Capra claims the initial outlines the screenwriters produced “were larded with Communist propaganda.” The author notes the surviving copies of these outlines are not as Capra remembered them.

Capra’s request for office space was delayed by the War Department due to War Department bureaucracy. Capra on his own got the Interior Department to allow him to use some empty space they had in a cooling tower.

Lowell Mellett urged for showing more Blacks in the war effort movies. He wanted white viewers to see Blacks working at jobs not traditionally done by Blacs. It was also hoped ot get more Blacks to support the war. One survey in Harlem found half of Blacks thought there would be little difference in their lives if Japan won the war. There was talk among Southern Blacks of creating a Japanese-Black alliance.

The U.S. Army’s War College in 1937 studied Black soldiers and found them “careless, shiftless, irresponsible and secretive, immoral, un-truthful, and his sense of right is relatively inferior.”

400 movies with war themes were produced by move studies in 1942 and 1943.

Studios loaned screenwriters to Capra. Yet the studios insisted that their time left on their contracts should be extended by the amount of time they were with Capra.

The Museum of Modern Art collected pro-Nazi propaganda films. Some had been shown in U.S. communities with large German-American populations. The films argued that the Treaty of Versailles was “the rape of Germany” and that Germany was defending itself. Goebbels supervised the production of such films as “Campaign for Poland” and “Victory in the West.” Capra studied the films. Capra observed the films encourage the youth to fight for Hitler and that surrender meant death.

Capra developed the “Why We Fight” series.

Eric Knight was an advisor to Capra. He advised that the films required a cohesive theme that would motivate the troops. He found the early screenplays consisted of too many boring facts and contained too much dry information. Capra placed Knight to supervise the screenwriters.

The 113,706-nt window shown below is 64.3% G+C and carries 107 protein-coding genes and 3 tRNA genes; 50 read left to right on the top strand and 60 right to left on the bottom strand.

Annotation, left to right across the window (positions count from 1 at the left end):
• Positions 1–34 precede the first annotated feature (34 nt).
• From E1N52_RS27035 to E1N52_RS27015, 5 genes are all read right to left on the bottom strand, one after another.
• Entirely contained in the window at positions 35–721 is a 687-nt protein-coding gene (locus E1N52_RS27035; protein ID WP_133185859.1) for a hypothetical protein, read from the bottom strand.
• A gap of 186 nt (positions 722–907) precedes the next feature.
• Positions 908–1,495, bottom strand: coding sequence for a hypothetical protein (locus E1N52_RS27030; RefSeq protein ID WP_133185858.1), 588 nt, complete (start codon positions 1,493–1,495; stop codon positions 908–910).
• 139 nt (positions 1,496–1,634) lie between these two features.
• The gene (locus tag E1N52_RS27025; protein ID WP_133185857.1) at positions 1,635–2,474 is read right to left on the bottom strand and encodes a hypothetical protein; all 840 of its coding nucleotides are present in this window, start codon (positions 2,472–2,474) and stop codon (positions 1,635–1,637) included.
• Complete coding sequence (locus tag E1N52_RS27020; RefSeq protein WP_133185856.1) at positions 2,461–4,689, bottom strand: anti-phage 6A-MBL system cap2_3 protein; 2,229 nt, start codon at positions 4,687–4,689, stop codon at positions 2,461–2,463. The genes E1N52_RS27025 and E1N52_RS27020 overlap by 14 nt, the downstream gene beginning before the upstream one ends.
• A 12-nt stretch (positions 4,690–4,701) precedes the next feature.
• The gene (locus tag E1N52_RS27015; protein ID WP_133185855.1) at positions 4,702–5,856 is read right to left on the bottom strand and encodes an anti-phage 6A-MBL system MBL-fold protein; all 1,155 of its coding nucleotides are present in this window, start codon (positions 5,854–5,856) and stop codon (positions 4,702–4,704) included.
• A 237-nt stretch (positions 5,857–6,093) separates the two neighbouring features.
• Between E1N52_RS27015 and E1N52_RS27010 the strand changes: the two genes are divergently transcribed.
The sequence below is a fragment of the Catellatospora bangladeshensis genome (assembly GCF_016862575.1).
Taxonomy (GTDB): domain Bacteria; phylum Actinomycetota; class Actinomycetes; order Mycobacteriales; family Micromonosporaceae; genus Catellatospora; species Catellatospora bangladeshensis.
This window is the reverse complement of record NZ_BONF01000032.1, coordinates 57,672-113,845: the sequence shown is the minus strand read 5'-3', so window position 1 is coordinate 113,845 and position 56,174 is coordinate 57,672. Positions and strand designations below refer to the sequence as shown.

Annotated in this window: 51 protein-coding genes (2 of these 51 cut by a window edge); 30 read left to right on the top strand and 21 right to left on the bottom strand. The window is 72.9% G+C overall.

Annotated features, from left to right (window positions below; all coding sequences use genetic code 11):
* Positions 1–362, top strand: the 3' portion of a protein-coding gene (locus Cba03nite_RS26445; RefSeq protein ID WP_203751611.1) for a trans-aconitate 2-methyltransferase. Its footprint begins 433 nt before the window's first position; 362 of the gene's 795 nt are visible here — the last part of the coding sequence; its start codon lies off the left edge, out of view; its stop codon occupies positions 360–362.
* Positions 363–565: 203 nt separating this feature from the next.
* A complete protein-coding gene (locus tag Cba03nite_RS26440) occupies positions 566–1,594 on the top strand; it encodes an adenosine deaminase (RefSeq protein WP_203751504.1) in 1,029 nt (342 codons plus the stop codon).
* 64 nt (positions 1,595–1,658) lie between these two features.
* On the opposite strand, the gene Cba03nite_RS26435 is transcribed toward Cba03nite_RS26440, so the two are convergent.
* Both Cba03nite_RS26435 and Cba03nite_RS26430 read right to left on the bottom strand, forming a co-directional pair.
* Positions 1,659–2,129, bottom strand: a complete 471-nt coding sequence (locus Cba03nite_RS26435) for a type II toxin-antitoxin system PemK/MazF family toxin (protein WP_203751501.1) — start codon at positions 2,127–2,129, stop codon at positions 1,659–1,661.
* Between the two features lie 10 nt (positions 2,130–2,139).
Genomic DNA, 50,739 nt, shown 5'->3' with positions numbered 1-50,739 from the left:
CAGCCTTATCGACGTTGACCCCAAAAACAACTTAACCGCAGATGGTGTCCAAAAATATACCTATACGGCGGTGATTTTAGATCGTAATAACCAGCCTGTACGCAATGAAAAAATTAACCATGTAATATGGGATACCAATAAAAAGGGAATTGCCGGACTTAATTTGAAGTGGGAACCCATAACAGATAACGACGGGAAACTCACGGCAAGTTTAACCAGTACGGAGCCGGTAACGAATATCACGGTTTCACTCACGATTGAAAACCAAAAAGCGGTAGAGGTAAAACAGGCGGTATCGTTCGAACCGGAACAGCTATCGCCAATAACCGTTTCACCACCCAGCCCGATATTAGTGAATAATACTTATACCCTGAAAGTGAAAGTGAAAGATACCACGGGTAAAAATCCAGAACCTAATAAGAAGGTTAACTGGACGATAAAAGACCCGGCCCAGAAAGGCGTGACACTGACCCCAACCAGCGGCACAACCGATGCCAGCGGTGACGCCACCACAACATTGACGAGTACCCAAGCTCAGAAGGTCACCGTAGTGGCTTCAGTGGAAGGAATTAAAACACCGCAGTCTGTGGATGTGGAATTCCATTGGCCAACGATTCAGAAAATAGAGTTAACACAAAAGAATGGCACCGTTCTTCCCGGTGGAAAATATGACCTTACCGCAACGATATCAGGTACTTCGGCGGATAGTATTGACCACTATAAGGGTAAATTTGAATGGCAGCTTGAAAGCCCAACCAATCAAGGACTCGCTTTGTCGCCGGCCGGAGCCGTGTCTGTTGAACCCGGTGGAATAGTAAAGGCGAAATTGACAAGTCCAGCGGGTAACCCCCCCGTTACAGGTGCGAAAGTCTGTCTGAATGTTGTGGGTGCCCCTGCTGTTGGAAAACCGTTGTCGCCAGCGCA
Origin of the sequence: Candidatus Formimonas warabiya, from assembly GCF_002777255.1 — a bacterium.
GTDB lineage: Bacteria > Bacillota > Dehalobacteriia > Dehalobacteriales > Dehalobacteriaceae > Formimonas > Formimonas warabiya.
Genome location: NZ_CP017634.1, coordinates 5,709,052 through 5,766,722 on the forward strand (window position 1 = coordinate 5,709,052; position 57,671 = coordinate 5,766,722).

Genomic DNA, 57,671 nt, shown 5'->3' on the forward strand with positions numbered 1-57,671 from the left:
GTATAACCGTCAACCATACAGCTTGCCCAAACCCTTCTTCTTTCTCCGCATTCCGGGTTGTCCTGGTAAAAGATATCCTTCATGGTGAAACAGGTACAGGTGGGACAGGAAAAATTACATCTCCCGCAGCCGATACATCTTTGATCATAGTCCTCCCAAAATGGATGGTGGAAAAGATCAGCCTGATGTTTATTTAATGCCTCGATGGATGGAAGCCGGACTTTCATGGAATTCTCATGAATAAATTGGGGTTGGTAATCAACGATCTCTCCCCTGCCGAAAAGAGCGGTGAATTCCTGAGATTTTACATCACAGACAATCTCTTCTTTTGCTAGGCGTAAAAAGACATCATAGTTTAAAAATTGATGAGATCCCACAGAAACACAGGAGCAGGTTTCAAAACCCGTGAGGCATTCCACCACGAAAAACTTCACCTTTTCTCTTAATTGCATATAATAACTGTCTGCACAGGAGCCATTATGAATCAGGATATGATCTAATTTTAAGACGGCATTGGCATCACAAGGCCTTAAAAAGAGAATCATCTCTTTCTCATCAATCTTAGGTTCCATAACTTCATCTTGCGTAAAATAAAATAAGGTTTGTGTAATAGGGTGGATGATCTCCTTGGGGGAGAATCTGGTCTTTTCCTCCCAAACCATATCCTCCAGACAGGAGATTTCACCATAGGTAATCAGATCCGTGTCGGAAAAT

Ford  was wounded with shrapnel with filming the Battle of Midway. Ford was filming from a roof as a Japanese plane attacked. He had picked a power station roof as it had telephones. A bomb hit the station, knocked Ford unconscious, and shrapnel hit his arm. The camera operator, Jack MacKenzie, Jr., stated “I got a swell short of a Jap formation coming in straight toward me.” MacKenzie continued filming elsewhere. Ford needed medical attention. MacKenzie continued filming the devastation of the battles for days afterwards.

Ford would later elaborate the story, claiming he did the filming. MacKenzie later clarified that he and Kenneth Pier had done the cinematography.

Ford was upset when men of Torpedo Squadron 8, whom he had met, died in action. He had a film made of the men and had a copy delivered to eery deceased man’s family. The film was never show to anyone else for about half a century.

Capra was promoted to Lieutenant Colonel. “Prelude to War” became the film film of the “Why We Fight” series, telling about Italy invading North Africa and Japan invading Manchuria. This was followed by “The Nazi Strikes” about Germany invading Austria, Czechoslovakia, and Poland. Next was “Divide and Conquer” about France falling to Germany. The next two were about Germany’s war with England and Russia. The sixth was about Japan invading China. The several was about Pearl Harbor.